The hottest research from various peer-reviewed journals. Study Looks at USPSTF vs. ACC/AHA Guidelines For Statin Therapy A comparison of the 2016 U.S. Preventive Services Task Force (USPSTF) recommendations for statin therapy and the 2013 ACC/ AHA Guideline on the Treatment of Blood Cholesterol to Reduce Atherosclerotic Cardiovascular Risk in Adults, showed that more patients would be recommended for statin therapy under the ACC/ American Heart Association (AHA) guidelines, according to a study published April 18 in the Journal of the American Medical Association. The 2013 ACC/AHA guidelines are based on an elevated 10-year risk of atherosclerotic cardiovascular disease (ASCVD), while the 2016 USPSTF recommendations for primary prevention statin therapy increased the estimated ASCVD risk threshold for patients (including those with diabetes) and required the presence of at least one cardiovascular risk factor (i.e., hypertension, diabetes, dyslipidemia or smoking), in addition to elevated risk. The study, by Neha J. Pagidipati, MD, MPH, et al., examined data from the 2009-2014 fasting subsample of the continuous National Health and Nutrition Examination Survey, and looked at 3,416 adults aged 40-75 years who were free of cardiovascular disease with triglyceride levels of 400 mg/dL or less. Of these, 747 reported they were currently taking lipid-lowering medication. The authors found that full implementation of the USPSTF recommendations would be associated with an incremental increase of 15.8 percent of U.S. adults receiving statin treatment. In contrast, full implementation of the ACC/AHA guidelines would be associated with an incremental increase of 24.3 percent in statin users. The USPSTF and ACC/ AHA recommendations for treatment were consistent for 36.9 percent of individuals, while the recommendations for no treatment were consistent for 53.8 percent of individuals. Results also showed that 8.9 percent of individuals in the primary prevention population would be recommended for statin therapy under the ACC/AHA guidelines but not under the USPSTF recommendations. “Further exploration of those who are recommended to receive statins by the ACC/AHA guidelines but not by the USPSTF recommendations revealed that younger adults (4. 9 percent of the primary prevention population) and persons with diabetes (2.5 percent of the primary prevention population) would account for much of this difference,” said lead author Michael J. Pencina, PhD. “Given that half of all [cardiovascular disease] events in men and one-third in women occur before age 65 years, reliance on 10-year ASCVD risk alone may miss many younger individuals who could potentially benefit from long-term statin therapy,” adds Pencina. Because of this, the authors conclude that moving forward, “alternative approaches to augmenting riskbased cholesterol guidelines, including those that explicitly incorporate potential benefit of therapy, should be considered.” Pagidipati NJ, Navar AM, Mulder H, et al. JAMA 2017;317:1563-7. Is Apixaban Therapy More Cost-Effective Than Warfarin? Apixaban therapy for atrial fibrillation (AFib) patients provides clinical benefits and is more cost-effective for U.S. patients based on incremental cost per quality-adjusted life-year (QALY) gained as compared with warfarin therapy, according to a study published March 29 in JAMA Cardiology. The study, by Patricia A. Cowper, PhD, et al., used patient-level data from the ARISTOTLE trial to compare life expectancies of patients treated with warfarin versus apixaban and looked at quality-of-life adjustment factors. In the trial, 18,201 patients with Afib and one or more risk factors for stroke were randomized to warfarin or apixaban in 39 countries between 2006 and 2010. Results showed that after two years of anticoagulation therapy, health care costs (excluding the study drug) of patients treated with apixaban and warfarin were not statistically different. Life expectancy was significantly longer with apixaban versus warfarin – 7. 94 versus 7.54 QALY. The incremental cost, including the costs of anticoagulant and monitoring, was “within accepted U. S. norms” ($58,925 per QALY, with 98 percent likelihood of meeting a $100,000 willingness-to-pay threshold). “Our analysis suggests that anticoagulation therapy for patients with Afib using apixaban rather than warfarin increases average quality-adjusted life expectancy at an additional cost that falls within current U.S. norms for reasonable value in health care,” the authors explain. “This result stems primarily from gains in life-years accumulated over a lifetime of therapy, as we did not find convincing evidence of a meaningful reduction in health care costs to offset the additional ongoing cost of apixaban therapy.” In a related commentary, Mark A. Hlatky, MD, FACC, notes that “the fundamental principle of costeffectiveness analysis is that higher costs of a new therapy may be acceptable if clinical outcomes are improved enough.” Although the increased life expectancy of 0.4 years (five months) with apixaban therapy may seem short, Hlatky explains that it is quite significant. “Another way to interpret this number is that it equals the effect of having one more patient survive out of every 19 patients treated, with an average life expectancy of 7.54 years.” Hlatky concludes that “the clinical outcomes were improved sufficiently to provide reasonable value in the setting of the U.S. system.” Cowper PA, Sheng S, Lopes RD, et al. JAMA Cardiol 2017;March 29:[Epub ahead of print]. New Research Assesses Short- and Long-Term Trends in Diabetes Patients New research exploring type 1 and type 2 diabetes diagnosis trends in youth and the long-term incidence rates of cardiovascular disease and mortality in adults was published April 12 in The New England Journal of Medicine. Results from a study by Elizabeth J. Mayer-Davis, PhD, et al., found a significant increase in the number of youths diagnosed with type 1 and type 2 diabetes from 2002 to 2012, particularly among Hispanics. The study analyzed data from the SEARCH study, which identified 11,245 type 1 diabetes patients (0- 19 years old at diagnosis) and 2,846 type 2 diabetes patients (10-19 years old at diagnosis) at five clinical centers across the U.S. Results showed that the unadjusted estimated incidence rates increased annually by 1.4 percent for type 1 diabetes and 7.1 percent for type 2 diabetes. The increase in type 1 diabetes diagnosis affected primarily Hispanic boys, whereas type 2 diabetes increases were seen across all age, sex, race and ethnic groups, except non-Hispanic whites at one clinical center. “These findings highlight the critical need to identify approaches to reduce disparities among racial and ethnic groups,” the authors conclude. “Longer follow-up will be required to establish long-term trends.” Meanwhile, a separate study, by Aidin Rawshani, MD, et al., found that a combination of improvements in patient education, management of risk factors and advances in clinical decision-making support may have contributed to marked reductions in cardiovascular disease and mortality among Swedish adults with type 1 or type 2 diabetes. The study included data from the Swedish National Diabetes Register and followed 36,869 patients with type 1 diabetes and 457,473 patients with type 2 diabetes until 2014. Over the 16-year study period, the mortality rate declined by 29 percent in the type 1 diabetes group and 21 percent in the type 2 diabetes group. Additionally, hospitalization for cardiovascular disease complications decreased by 36 percent among type 1 diabetes patients and 44 percent among type 2 diabetes patients. “Although it is difficult to compare event-rate reductions across countries owing to differences in access to care, standards of clinical care, and diagn ostic criteria for diabetes, our findings are generally consistent with trends in overall mortality and cardiovascular diseases associated with diabetes that have been observed in North America and Europe,” the study authors conclude. In a related editorial comment, Julie R. Ingelfinger, MD, and John A. Jarcho, MD, FACC, explain that “the basic findings of these two studies, taken together, confirm the larger trends reported in the [Global Burden of Disease report for 2015].” They conclude that “it is clear that we are far from controlling the negative effects of diabetes on health worldwide. As the prevalence increases, we clearly need new approaches to reduce the burden of this disease on public health.” Mayer-Davis EJ, Lawrence JM, Dabelea D, et al. N Engl J Med 2017;376:1419-29. Rawshani A, Rawshani A, Franzén S, et al. N Engl J Med 2017;376:1407-18. Low Socioeconomic Status a Critical Risk Factor Across the Globe Low socioeconomic status may be associated with substantial reductions in life expectancy and should be regarded as a major risk factor for ill health and early death in national and global health policies, according to a recently published study in The Lancet. The study compared socioeconomic status with the seven major risk factors identified by the World Health Organization’s (WHO) Global Action Plan for the Prevention and Control of Non-Communicable Diseases (NCDs) – harmful use of alcohol, insufficient physical activity, current tobacco use, high blood pressure, intake of salt or sodium, diabetes and obesity – also called the 25x25 risk factors after the WHO’s 25x25 initiative, a plan to cut mortality due to NCDs by 25 percent by 2025. In this multicohort study – the first to compare the impact of low socioeconomic status with other major risk factors – researchers conducted a meta-analysis of individual-level data from 48 independent prospective cohort studies with information about socioeconomic status, indexed by occupational position, 25x25 risk factors and mortality, for a total population of 1,751,479 patients (54 percent women) from the United Kingdom, France, Switzerland, Portugal, Italy, the U.S. and Australia. Results showed that low socioeconomic status was associated with a reduced life expectancy of 2.1 years, similar with being inactive (2.4 years). Comparatively, high blood pressure, obesity and high alcohol consumption were associated with smaller reductions in life expectancy (1. 6, 0.7 and 0.5 years, respectively) than low socioeconomic status. The greatest reductions were for smoking and diabetes (4.8 and 3.9 years, respectively). “The finding that socioeconomic status is associated with death risk independently of conventional risk factors suggests that both socioeconomic adversity and 25x25 risk factors should be targeted by health strategies,” said lead author Silvia Stringhini, PhD. In an accompanying editorial, Martin Tobias, MD, explains that “Whatever the exact effect and impact of low social rank on the health of individuals and populations might be, the authors’ key message is clear: social rank deserves consideration alongside the established 25x25 risk factors.” He adds that “the United Nations’ Sustainable Development Goals … provide a timely opportunity to go beyond the WHO 25x25 goal and place social determinants squarely at the centre of sustainable development.” Stringhini S, Carmeli C, Jokela M, et al. Lancet 2017;389:1229-37.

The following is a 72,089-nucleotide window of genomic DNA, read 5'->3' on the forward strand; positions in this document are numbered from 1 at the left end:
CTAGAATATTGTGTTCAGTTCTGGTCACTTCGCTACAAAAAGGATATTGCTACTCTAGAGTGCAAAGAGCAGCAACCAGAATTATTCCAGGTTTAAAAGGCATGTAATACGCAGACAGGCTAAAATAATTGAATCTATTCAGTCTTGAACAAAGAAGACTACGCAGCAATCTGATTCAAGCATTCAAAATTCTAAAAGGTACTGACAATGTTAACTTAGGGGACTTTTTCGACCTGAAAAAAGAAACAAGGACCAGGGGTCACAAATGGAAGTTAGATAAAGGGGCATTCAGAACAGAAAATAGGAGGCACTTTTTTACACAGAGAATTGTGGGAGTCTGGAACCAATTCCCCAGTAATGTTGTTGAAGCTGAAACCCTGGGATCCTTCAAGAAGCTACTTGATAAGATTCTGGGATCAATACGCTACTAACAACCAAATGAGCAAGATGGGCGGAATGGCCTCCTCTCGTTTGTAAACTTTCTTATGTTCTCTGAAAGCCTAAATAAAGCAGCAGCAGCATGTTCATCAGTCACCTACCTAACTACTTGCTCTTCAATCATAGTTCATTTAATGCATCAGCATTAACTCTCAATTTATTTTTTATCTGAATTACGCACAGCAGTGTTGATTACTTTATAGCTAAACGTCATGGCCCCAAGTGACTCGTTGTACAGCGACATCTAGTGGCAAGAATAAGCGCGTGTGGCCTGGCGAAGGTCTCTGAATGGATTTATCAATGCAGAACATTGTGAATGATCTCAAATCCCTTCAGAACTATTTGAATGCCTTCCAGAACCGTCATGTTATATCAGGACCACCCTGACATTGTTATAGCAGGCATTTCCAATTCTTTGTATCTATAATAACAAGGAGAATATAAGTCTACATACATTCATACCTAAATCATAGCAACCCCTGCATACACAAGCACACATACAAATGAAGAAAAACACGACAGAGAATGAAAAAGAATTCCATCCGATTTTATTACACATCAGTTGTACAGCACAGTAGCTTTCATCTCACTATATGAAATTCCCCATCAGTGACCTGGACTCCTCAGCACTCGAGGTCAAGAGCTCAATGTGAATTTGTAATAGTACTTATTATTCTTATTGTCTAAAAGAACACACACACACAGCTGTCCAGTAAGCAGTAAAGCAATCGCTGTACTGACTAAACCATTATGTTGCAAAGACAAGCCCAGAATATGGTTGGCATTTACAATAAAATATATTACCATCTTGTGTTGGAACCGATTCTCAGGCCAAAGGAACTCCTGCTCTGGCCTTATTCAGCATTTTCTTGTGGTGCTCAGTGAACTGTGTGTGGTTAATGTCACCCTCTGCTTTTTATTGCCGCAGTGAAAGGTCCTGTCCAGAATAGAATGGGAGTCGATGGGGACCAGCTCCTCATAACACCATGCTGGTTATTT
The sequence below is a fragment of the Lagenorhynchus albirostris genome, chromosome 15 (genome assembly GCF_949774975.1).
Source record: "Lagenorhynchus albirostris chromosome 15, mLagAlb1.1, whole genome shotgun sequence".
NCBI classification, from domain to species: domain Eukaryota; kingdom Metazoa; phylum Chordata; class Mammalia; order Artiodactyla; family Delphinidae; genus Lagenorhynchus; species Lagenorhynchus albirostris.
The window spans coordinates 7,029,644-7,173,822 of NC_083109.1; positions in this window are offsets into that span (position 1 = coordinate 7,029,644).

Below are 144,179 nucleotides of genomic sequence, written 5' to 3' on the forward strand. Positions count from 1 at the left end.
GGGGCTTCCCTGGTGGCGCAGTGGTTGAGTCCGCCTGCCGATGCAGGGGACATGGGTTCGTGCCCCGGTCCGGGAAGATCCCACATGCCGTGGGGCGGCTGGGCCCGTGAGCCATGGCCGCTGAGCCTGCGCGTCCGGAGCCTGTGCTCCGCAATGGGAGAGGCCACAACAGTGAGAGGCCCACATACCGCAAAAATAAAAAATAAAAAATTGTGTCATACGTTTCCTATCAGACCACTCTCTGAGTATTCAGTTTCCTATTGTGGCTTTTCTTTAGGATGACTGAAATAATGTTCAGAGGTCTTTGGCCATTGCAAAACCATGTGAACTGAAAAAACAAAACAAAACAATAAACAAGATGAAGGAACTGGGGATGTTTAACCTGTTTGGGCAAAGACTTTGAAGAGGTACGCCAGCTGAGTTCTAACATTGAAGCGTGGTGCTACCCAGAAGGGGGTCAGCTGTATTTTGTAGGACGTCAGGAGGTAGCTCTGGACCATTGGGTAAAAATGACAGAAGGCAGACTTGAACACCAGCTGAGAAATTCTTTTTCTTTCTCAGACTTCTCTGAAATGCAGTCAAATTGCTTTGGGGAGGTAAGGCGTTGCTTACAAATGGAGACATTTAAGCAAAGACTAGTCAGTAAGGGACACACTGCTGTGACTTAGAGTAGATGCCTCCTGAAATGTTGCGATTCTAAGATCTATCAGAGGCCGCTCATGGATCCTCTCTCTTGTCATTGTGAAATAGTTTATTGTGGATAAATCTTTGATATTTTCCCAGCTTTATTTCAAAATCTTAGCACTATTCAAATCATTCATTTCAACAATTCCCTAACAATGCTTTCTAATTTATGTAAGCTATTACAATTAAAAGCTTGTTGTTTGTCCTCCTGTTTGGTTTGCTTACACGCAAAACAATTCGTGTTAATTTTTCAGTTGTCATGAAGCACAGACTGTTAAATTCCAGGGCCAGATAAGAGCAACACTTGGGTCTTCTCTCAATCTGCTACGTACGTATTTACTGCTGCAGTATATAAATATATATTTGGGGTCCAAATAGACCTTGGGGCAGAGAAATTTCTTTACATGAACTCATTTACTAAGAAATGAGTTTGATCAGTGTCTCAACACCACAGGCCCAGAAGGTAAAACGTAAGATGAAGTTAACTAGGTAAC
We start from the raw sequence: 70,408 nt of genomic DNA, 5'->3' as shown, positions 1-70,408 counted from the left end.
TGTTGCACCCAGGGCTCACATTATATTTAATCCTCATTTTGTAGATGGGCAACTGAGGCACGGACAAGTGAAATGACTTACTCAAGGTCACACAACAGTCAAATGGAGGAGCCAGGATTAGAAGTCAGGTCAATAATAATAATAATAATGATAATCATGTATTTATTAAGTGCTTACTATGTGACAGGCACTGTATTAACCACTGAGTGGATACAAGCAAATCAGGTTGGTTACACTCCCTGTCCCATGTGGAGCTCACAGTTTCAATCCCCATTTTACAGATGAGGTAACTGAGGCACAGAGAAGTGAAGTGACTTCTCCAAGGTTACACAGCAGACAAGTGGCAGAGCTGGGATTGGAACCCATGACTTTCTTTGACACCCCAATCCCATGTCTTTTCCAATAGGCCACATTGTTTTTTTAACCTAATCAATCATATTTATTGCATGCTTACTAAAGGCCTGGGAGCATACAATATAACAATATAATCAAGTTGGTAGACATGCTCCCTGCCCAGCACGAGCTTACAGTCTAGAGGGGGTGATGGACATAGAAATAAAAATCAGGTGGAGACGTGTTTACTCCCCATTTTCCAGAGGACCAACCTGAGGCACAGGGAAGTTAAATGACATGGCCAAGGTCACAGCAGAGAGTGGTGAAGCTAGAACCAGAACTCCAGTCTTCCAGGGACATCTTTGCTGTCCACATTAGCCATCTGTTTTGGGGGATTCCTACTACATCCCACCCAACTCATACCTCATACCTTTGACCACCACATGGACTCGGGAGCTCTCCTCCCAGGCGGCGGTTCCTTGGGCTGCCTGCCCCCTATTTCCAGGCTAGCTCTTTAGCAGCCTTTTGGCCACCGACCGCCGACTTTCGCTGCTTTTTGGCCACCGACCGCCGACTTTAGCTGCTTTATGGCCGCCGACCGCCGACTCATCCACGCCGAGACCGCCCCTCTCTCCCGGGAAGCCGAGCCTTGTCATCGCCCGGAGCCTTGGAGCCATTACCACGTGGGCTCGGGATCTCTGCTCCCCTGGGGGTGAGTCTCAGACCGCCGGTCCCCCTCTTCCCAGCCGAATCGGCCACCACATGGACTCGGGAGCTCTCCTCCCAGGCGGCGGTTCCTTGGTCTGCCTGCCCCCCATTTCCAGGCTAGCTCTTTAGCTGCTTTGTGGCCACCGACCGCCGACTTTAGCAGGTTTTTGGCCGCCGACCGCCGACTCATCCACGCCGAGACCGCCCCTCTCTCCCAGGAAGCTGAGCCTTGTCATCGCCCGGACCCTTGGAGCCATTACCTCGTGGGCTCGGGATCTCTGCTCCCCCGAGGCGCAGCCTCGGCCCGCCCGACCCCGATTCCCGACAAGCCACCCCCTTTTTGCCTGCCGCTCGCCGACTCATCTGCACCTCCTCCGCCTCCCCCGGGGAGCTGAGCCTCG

Published by American College of Cardiology. View All Articles.